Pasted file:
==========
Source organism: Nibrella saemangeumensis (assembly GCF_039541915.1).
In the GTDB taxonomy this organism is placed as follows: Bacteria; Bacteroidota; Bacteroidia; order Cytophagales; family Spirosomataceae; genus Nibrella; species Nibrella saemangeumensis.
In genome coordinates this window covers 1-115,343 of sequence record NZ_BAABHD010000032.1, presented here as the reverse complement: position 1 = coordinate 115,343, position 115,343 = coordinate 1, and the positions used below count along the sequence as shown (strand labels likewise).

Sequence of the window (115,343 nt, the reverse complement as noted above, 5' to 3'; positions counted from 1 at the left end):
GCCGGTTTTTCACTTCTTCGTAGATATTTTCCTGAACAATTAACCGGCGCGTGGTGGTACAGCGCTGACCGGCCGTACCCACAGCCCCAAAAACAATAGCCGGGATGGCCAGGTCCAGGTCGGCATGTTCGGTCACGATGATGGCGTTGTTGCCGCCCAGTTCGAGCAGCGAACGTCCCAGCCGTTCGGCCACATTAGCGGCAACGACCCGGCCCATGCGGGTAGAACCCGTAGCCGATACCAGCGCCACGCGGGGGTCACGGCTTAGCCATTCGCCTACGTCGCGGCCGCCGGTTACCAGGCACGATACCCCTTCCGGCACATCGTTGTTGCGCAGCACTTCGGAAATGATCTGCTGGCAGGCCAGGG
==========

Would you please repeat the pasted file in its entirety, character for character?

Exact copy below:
Source organism: Nibrella saemangeumensis (assembly GCF_039541915.1).
In the GTDB taxonomy this organism is placed as follows: Bacteria; Bacteroidota; Bacteroidia; order Cytophagales; family Spirosomataceae; genus Nibrella; species Nibrella saemangeumensis.
In genome coordinates this window covers 1-115,343 of sequence record NZ_BAABHD010000032.1, presented here as the reverse complement: position 1 = coordinate 115,343, position 115,343 = coordinate 1, and the positions used below count along the sequence as shown (strand labels likewise).

Sequence of the window (115,343 nt, the reverse complement as noted above, 5' to 3'; positions counted from 1 at the left end):
GCCGGTTTTTCACTTCTTCGTAGATATTTTCCTGAACAATTAACCGGCGCGTGGTGGTACAGCGCTGACCGGCCGTACCCACAGCCCCAAAAACAATAGCCGGGATGGCCAGGTCCAGGTCGGCATGTTCGGTCACGATGATGGCGTTGTTGCCGCCCAGTTCGAGCAGCGAACGTCCCAGCCGTTCGGCCACATTAGCGGCAACGACCCGGCCCATGCGGGTAGAACCCGTAGCCGATACCAGCGCCACGCGGGGGTCACGGCTTAGCCATTCGCCTACGTCGCGGCCGCCGGTTACCAGGCACGATACCCCTTCCGGCACATCGTTGTTGCGCAGCACTTCGGAAATGATCTGCTGGCAGGCCAGGG